- On Court
- About Ana
- Club Ana
Ana beat world No.49 Shenay Perry 6-4, 6-2 in the first round of the Toray Pan Pacific Open. The fifth seed clinched victory inside 54 minutes.
Playing her first match since splitting with coach David Taylor, Ana scored her third consecutive straights sets win over the American.
The 19-year-old served at 75 per cent and lost just two points when she got the first ball in. She didn’t face a single break point all match and converted all three of the break points she earned.
Ana will meet either Italian Mara Santangelo or Japan’s Aiko Nakamura in the second round.
Ana has fallen two places to No.16 in the latest Sony Ericsson WTA Tour singles rankings, which are published today. Despite bettering her Australian Open performance of 12 months ago by reaching the third round, Ana is overtaken by Israeli Shahar Peer and Melbourne champion Serena Williams.
In the Porsche Race, the standings that determine the eight qualifiers for the end of season Sony Ericsson Championships, Ana is positioned at No.14. Her doubles ranking is 57.
Ana has been drawn to face world No.44 Shenay Perry in the first round of the Toray Pan Pacific Open, which begins on Monday.
It will be the pair’s third meeting with Ana yet to drop a set in past matches against the American, though Perry has broken into the top 50 since their last meeting in Indian Wells last year.
Should she overcome the 22-year-old, Ana will play either home hope Aiko Nakamura or Italy’s Mara Santangelo in the second round. No.5 Ana is seeded to meet Jelena Jankovic in the quarter-finals.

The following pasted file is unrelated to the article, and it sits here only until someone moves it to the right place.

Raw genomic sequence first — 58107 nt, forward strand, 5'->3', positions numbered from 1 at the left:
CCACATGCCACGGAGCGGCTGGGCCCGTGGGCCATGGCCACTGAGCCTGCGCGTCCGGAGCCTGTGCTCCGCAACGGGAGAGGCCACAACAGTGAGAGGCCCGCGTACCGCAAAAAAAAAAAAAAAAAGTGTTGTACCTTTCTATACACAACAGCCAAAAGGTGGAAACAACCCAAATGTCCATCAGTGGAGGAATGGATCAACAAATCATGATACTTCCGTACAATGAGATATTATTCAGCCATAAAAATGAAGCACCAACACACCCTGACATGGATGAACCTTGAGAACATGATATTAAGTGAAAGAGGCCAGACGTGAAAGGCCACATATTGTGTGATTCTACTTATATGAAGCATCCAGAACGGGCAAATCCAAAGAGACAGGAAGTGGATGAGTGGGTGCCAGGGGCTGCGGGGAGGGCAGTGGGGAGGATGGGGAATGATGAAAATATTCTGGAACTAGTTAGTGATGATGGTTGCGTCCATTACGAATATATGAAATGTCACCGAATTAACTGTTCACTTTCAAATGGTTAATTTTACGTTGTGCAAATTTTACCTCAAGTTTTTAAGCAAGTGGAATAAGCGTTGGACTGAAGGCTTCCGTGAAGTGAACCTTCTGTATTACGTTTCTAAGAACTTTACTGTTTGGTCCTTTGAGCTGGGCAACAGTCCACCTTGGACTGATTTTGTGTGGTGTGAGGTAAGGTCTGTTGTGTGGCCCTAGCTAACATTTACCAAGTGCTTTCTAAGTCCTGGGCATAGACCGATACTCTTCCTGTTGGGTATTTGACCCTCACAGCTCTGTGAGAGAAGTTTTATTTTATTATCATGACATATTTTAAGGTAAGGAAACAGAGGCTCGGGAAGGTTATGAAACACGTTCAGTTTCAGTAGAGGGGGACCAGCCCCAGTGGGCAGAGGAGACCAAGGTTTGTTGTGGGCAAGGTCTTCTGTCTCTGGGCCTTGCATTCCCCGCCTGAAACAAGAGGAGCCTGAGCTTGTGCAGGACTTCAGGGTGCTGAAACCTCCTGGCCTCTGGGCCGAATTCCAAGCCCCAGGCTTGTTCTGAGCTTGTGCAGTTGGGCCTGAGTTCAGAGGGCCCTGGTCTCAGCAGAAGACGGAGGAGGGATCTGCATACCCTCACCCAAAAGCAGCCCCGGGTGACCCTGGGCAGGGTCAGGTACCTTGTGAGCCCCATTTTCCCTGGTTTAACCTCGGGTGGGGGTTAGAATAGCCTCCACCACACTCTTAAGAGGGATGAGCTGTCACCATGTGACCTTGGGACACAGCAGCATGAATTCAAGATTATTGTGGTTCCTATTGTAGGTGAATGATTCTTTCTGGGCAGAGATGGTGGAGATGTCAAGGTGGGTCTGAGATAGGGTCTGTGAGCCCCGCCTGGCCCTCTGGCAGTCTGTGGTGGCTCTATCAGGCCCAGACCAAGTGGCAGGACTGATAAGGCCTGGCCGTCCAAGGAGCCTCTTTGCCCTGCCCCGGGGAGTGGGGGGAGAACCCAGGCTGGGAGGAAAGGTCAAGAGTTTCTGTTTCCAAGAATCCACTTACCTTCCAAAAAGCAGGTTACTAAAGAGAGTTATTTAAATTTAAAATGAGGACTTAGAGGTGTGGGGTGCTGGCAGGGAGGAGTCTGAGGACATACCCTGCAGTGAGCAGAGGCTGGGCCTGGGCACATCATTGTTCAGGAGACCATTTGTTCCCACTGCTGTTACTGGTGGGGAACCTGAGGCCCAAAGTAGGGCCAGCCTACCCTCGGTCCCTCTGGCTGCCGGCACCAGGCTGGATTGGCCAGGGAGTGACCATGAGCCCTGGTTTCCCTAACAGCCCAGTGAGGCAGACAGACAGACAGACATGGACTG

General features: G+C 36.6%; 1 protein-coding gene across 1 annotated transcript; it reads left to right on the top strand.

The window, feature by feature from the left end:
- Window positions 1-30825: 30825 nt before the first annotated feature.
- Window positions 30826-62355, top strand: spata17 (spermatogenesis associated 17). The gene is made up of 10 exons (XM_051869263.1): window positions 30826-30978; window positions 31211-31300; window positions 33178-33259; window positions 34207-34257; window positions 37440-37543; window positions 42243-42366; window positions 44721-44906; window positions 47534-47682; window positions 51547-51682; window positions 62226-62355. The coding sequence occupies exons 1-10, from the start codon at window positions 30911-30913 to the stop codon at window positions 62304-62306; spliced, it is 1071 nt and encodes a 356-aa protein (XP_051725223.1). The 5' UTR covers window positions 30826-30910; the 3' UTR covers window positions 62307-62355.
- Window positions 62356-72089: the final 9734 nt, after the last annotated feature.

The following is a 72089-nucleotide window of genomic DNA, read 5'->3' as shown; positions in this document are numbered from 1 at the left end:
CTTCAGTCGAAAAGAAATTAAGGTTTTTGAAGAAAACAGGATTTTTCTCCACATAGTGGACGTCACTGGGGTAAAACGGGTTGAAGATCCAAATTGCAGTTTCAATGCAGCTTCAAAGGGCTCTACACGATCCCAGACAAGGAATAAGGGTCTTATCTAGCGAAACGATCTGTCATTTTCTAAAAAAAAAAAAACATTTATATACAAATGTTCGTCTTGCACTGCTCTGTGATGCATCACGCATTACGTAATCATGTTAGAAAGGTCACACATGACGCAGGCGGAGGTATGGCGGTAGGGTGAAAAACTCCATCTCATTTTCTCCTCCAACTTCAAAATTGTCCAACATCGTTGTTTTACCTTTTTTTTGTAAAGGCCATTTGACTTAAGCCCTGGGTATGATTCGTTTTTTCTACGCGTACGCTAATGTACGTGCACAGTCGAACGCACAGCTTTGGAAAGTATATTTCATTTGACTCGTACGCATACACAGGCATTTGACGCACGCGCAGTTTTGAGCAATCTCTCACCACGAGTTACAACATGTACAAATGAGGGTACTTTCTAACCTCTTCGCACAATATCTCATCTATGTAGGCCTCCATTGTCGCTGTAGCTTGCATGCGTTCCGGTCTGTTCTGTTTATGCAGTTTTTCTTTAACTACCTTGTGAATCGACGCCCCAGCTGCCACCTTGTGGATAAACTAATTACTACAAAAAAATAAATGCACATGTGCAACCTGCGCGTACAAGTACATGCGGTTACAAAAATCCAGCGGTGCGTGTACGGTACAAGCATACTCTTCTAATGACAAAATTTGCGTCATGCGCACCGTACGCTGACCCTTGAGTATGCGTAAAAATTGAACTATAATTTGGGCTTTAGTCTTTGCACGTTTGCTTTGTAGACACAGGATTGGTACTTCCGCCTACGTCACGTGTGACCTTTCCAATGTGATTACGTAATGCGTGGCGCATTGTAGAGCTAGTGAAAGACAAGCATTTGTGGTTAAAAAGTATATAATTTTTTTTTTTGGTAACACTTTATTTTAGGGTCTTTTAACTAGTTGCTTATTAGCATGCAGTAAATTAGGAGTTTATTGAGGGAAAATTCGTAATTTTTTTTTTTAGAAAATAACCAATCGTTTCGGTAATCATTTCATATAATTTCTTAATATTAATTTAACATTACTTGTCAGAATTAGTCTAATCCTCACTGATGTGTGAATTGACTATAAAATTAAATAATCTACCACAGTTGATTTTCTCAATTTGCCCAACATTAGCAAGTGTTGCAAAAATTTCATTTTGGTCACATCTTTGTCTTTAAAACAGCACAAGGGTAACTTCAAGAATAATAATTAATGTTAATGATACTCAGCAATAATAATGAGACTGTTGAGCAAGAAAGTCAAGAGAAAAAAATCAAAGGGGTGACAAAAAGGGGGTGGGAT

Britain’s ACE Tennis Magazine has kindly donated three A3-sized posters of Ana, which she has signed. The posters, which were accompanied with the January/Feburary 2007 issue, feature the image of Ana that is displayed here on one side, with men’s world No.2 Rafael Nadal on the other. The full ATP and Sony Ericsson WTA Tour 2007 tournament calendars are printed beneath the pictures.
Ana has ended coach David Taylor’s contract with immediate effect.
“The relationship between player and a travelling coach is very unusual," said Ana. "You spend so much time together on the court and off it, so it is really important that you get on well.
“On the court I was making some improvements but off the court we weren’t getting on so well. It became a difficult working environment for everyone, and not one that was going to bring me success. I decided that it was best if we stopped working together. I would like to wish David all the best.”
Ana was interviewed by Channel 7, the host broadcaster of the Australian Open, last week.
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Ana was thoroughly disappointed after losing losing 6-1, 6-2 to world No.24 Vera Zvonareva in the third round of the Australian Open, but she was quick to praise her opponent, who ruthlessly seized on the 19-year-old’s errant hitting.
“It was just a bad day,” said Ana. “Everything I tried didn’t work. It is very disappointing, but I have to give her credit. She played very good and served really well.”
Ana produced one of the most erratic performances of her short career as she lost 6-1, 6-2 to world No.24 Vera Zvonareva in the third round of the Australian Open. It was a match Ana will want to forget as she failed to show anything like her usual form.
Ana made a nervous start, winning just two points in the opening two games. Conversely, former world No.9 Zvonareva looked close to the top of her game. She was a model of consistency and capitalised fully on Ana’s lack of timing.